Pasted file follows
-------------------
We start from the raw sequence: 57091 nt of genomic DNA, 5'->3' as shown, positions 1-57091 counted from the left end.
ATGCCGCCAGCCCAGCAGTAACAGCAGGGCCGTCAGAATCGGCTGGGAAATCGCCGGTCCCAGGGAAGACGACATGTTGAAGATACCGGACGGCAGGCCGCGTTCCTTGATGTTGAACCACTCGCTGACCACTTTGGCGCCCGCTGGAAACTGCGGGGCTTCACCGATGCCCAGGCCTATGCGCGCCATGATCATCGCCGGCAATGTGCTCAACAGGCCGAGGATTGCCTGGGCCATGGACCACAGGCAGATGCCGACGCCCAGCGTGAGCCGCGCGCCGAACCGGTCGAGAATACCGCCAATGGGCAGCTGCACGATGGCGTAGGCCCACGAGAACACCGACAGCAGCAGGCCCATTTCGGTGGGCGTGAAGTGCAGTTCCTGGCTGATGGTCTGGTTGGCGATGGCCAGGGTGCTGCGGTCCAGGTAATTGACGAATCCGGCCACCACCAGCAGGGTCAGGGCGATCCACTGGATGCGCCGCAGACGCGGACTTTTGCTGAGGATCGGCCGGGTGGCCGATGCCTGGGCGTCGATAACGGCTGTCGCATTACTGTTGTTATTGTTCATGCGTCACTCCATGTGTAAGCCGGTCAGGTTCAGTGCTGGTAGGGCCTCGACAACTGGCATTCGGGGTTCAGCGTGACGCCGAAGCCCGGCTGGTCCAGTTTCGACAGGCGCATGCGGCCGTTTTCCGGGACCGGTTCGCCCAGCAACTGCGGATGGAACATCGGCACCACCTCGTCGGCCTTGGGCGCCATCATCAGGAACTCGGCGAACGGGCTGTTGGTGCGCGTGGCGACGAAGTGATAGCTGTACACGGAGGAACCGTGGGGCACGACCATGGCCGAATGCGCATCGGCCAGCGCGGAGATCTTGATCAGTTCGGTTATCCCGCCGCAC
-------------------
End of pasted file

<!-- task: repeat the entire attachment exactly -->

We start from the raw sequence: 57091 nt of genomic DNA, 5'->3' as shown, positions 1-57091 counted from the left end.
ATGCCGCCAGCCCAGCAGTAACAGCAGGGCCGTCAGAATCGGCTGGGAAATCGCCGGTCCCAGGGAAGACGACATGTTGAAGATACCGGACGGCAGGCCGCGTTCCTTGATGTTGAACCACTCGCTGACCACTTTGGCGCCCGCTGGAAACTGCGGGGCTTCACCGATGCCCAGGCCTATGCGCGCCATGATCATCGCCGGCAATGTGCTCAACAGGCCGAGGATTGCCTGGGCCATGGACCACAGGCAGATGCCGACGCCCAGCGTGAGCCGCGCGCCGAACCGGTCGAGAATACCGCCAATGGGCAGCTGCACGATGGCGTAGGCCCACGAGAACACCGACAGCAGCAGGCCCATTTCGGTGGGCGTGAAGTGCAGTTCCTGGCTGATGGTCTGGTTGGCGATGGCCAGGGTGCTGCGGTCCAGGTAATTGACGAATCCGGCCACCACCAGCAGGGTCAGGGCGATCCACTGGATGCGCCGCAGACGCGGACTTTTGCTGAGGATCGGCCGGGTGGCCGATGCCTGGGCGTCGATAACGGCTGTCGCATTACTGTTGTTATTGTTCATGCGTCACTCCATGTGTAAGCCGGTCAGGTTCAGTGCTGGTAGGGCCTCGACAACTGGCATTCGGGGTTCAGCGTGACGCCGAAGCCCGGCTGGTCCAGTTTCGACAGGCGCATGCGGCCGTTTTCCGGGACCGGTTCGCCCAGCAACTGCGGATGGAACATCGGCACCACCTCGTCGGCCTTGGGCGCCATCATCAGGAACTCGGCGAACGGGCTGTTGGTGCGCGTGGCGACGAAGTGATAGCTGTACACGGAGGAACCGTGGGGCACGACCATGGCCGAATGCGCATCGGCCAGCGCGGAGATCTTGATCAGTTCGGTTATCCCGCCGCAC